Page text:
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Arts and Culture

Nadim Naaman: Taking forward the unifying philosophies of Kahlil Gibran

HOMAGE TO A LEGEND: A poster of Broken Wings

By: ASJAD NAZIR

A GREAT looking theatre production being staged in London is a musical adaptation of legendary writer Kahlil Gibran’s poetic novel Broken Wings.

The poetic show, which runs from February 11 until March 26 at Charing Cross Theatre in London, sees an aging Gibran narrate an enchanting love story set in turn of the 20th century Beirut, which covers themes relevant today. These include issues of gender equality, immigration, the freedom to love whom we want, and what ‘home’ really means.

At the heart of the fascinating looking show is Nadim Naaman, who has written and composed it with Dana Al Fardan, and also plays Kahlil Gibran on stage.

Eastern Eye caught up with the multi-talented performer to discuss the show and magic of the legendary Gibran.

Nadim Naaman

According to you, what is it that made Kahlil Gibran such an important writer?
Gibran was so capable of articulating messages and philosophies that unite and bind us. In a divided world, his ambition to focus on what makes us equal, rather than segregated, has stood the test of time. He was ahead of his time, exploring feminism, equality, and diversity over a century ago.

What do you think makes Broken Wings so special?
Broken Wings is an origin story of sorts, described by Gibran as his ‘spiritual biography’. The events and themes offer an insight into his own life experience; falling in love for the first time and exploring the differences between societal structures of Lebanon versus America. These lessons clearly inspire his later successes, in particular The Prophet.

What inspired you to create the musical stage adaptation of Broken Wings?
Dana and I wished to create something universally accessible; to share Gibran and his legacy with new audiences and explore the man, rather than just his work. The novel lends itself perfectly to a stage adaptation, written in short chapters, which read very much like scenes. His lyrical poetry richly inspired the songs.

Tell us about the story?
The story takes place across two timelines, with Gibran narrating from New York in 1923 and flashbacks to Beirut in 1901. Young Gibran meets Selma, and their powerful connection is instantaneous. However, Selma soon becomes betrothed in an arranged marriage, and she and Gibran must fight to reconcile their love for one another amidst a backdrop of family loyalty and societal tradition.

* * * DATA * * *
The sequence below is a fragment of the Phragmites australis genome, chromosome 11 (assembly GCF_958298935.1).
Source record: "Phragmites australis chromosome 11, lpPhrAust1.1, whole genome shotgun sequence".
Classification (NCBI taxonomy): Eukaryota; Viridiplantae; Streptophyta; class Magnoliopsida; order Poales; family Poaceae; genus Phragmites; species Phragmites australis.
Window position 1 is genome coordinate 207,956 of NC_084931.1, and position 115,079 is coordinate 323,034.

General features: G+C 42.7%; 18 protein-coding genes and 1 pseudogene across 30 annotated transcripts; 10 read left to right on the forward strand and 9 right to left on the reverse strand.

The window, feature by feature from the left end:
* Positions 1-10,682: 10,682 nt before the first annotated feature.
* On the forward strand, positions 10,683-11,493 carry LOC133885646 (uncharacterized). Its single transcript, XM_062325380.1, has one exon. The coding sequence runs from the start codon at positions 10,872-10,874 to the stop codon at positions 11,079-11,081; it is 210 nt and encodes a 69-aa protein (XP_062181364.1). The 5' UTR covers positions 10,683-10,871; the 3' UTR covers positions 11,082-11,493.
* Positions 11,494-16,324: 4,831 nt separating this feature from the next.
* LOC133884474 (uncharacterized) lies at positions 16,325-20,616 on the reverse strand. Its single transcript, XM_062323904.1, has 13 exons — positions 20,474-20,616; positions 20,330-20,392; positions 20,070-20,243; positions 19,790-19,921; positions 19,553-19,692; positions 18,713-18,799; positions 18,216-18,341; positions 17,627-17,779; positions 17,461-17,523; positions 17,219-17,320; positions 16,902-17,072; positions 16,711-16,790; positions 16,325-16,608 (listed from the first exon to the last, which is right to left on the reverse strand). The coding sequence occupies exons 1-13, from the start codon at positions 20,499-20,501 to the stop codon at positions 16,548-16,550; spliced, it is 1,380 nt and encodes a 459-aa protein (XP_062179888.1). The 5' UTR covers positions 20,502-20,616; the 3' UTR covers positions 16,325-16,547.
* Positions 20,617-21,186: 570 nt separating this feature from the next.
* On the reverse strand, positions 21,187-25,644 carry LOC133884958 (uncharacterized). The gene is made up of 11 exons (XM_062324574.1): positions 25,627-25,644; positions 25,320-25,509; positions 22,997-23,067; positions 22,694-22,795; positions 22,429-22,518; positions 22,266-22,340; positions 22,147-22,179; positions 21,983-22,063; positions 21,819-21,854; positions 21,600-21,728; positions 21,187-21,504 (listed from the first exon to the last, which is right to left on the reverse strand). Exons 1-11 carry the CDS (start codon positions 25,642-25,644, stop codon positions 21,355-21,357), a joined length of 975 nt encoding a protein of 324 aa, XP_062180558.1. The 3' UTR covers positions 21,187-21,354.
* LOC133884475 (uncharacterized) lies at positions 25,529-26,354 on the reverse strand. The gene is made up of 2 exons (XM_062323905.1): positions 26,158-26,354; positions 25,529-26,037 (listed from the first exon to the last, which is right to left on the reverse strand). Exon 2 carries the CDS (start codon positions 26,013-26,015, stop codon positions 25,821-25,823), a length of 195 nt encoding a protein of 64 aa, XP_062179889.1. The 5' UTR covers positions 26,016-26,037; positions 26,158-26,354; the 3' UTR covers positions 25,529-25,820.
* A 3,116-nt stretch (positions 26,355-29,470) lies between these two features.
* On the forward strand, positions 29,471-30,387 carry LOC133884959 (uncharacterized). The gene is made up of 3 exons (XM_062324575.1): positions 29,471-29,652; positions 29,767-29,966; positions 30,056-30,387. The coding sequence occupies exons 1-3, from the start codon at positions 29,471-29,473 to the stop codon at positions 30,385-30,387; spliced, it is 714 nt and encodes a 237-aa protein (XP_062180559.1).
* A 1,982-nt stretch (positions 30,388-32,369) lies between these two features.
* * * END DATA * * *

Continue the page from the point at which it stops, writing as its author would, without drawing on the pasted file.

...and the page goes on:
Tell us about the music?
With Gibran’s poetry, musicality leaps off the page. Dana and I initially wrote seven songs each, focusing on the two timelines mentioned previously. Then we considered how these melodies of past, and present might intertwine. The score is laced with Middle Eastern sounds, but also feels familiar in style to fans of musical theatre.

What was the biggest challenge of writing and co-composing it for you?
Initially, self-doubt, as this was the first musical I wrote! I then found faith in my experience of the art form gained as an actor and drew on my familial experiences and Gibran-heavy upbringing. In time, the challenge became finding the balance between being faithful to Gibran’s original while expanding upon it, to create the substance and story arcs required to create a full-length musical.

How do you feel about also playing Gibran in the production?
In short, I feel honoured. Gibran is an ambassador of the Lebanese diaspora; a man who left home to succeed in his chosen path. As a Lebanese who has spent the vast majority of his life elsewhere, I relate to this. Gibran has much to teach the modern world and I feel proud to provide a mouthpiece for his ideologies.

What inspires you?
My children. Becoming a father is the greatest role of all. They inspire me to succeed and improve in all aspects. It is no coincidence I began my writing career when my eldest was on her way; a desire to create and leave something behind burnt within me like never before.

Why do you love theatre?
Theatre is a culmination of so many art forms. There is nothing like the shared relationship between a performance and audience, where each moment exists only once. There is of course much beauty in recorded music, film, and television, but these may be recorded many times over, and effects and editing do plenty afterwards. Nothing beats live storytelling.

Why should we all come and watch Broken Wings on stage? 
Broken Wings has something for everyone. The songs and story of love against societal structures provide echoes of popular shows such as West Side Story and Moulin Rouge. Alongside this, the show explores Middle Eastern culture, challenging stereotypes of the region, while paying homage to one of the greatest literary minds of all time.

See: www.brokenwingsmusical. co.uk & www.charingcrosstheatre. co.uk

Eastern Eye

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